Modeling of continuum transport and meso-scale kinetics during solution crystal growth

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Modeling of continuum transport and meso-scale kinetics during solution crystal growth

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Solution crystal growth is widely applied in many industries and fundamental research, and it is employed to crystallize materials ranging from inorganic molecules, small organic molecules, to large organic molecules. However, despite the broad application, fundamental factors regarding this crystal growth process are not well understood. In this thesis, numerical models are developed to study the influences of macro-scale mass transfer limitations and meso-scale growth kinetics on solution crystal growth. A parallel, finite element model is implemented to compute three-dimensional fluid flow and mass transfer during crystal growth and is especially applied to the growth systems in Atomic Force Microscopy fluid cells. This work assesses the parametric sensitivity of growth conditions to factors such as the strength of flow, the frequency of scanning motion, the size of the crystal, and the kinetics of the growing surface. Accounting for such effects will be very important to understand solution crystal growth and to interpret AFM measurements of growth dynamics. Additionally, a simplified two-dimensional numerical model focused on the region near the growing crystal surface and the AFM cantilever was developed based on the calculated results of the three-dimensional model. With this two-dimensional model, we provide basic understanding of the fluid flow and mass transfer where the AFM measurements were made, and simplified the revision of AFM measurements interpretation.A fundamental theoretical model based on the phase-field approach is developed to simulate nano-scale island growth and spiral step growth on crystal surfaces in a supersaturated liquid and is validated by comparison to zinc oxide nanowires synthesis experiments. Results obtained by this work help to explain how experimental factors affect the crystal growth and crystal microstructures and the correlation between island growth and spiral growth mechanisms.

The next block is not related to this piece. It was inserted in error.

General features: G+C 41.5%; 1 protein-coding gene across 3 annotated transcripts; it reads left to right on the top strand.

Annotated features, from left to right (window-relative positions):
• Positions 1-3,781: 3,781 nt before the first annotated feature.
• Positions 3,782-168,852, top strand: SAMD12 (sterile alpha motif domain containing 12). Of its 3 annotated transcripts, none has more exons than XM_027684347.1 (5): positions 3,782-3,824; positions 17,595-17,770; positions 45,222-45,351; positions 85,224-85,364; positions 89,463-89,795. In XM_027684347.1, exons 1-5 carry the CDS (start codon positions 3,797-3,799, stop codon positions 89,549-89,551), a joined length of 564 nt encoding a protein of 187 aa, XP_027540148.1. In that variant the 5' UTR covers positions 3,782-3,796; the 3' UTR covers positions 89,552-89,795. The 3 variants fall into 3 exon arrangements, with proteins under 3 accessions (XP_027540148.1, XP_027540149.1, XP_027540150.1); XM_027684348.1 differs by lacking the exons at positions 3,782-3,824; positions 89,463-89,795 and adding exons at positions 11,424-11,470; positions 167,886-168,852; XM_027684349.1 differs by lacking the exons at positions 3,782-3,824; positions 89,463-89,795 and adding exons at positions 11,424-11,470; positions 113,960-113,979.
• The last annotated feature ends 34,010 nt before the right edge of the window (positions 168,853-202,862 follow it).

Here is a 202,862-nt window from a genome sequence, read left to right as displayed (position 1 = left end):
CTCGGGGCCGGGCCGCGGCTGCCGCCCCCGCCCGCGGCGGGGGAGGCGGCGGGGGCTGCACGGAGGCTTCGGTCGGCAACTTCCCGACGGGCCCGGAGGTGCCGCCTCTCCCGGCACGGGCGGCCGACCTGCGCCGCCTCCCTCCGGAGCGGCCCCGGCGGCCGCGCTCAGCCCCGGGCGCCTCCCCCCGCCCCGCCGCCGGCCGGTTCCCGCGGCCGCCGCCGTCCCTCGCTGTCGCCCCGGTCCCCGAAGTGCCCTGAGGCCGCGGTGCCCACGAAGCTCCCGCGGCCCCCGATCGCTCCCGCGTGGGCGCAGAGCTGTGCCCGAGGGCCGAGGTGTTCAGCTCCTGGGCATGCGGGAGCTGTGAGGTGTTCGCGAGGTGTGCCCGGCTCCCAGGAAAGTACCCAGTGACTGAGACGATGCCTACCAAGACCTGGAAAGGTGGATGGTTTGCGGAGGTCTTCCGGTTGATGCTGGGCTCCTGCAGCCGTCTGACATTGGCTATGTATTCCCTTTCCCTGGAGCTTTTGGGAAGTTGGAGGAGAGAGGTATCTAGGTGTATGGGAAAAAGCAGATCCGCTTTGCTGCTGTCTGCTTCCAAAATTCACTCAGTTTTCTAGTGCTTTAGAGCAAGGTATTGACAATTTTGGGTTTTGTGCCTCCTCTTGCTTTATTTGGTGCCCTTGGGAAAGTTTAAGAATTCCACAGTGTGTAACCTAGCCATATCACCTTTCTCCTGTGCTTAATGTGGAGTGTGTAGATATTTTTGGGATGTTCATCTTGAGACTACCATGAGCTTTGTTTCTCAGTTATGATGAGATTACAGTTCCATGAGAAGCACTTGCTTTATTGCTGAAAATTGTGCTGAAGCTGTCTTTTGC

University of Minnesota Ph.D. dissertation. May 2014. Major: Material Science and Engineering. Advisor: Jeffrey J. Derby. 1 computer file (PDF); xii, 124 pages.

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Wang, Wei. (2014). Modeling of continuum transport and meso-scale kinetics during solution crystal growth. Retrieved from the University Digital Conservancy,

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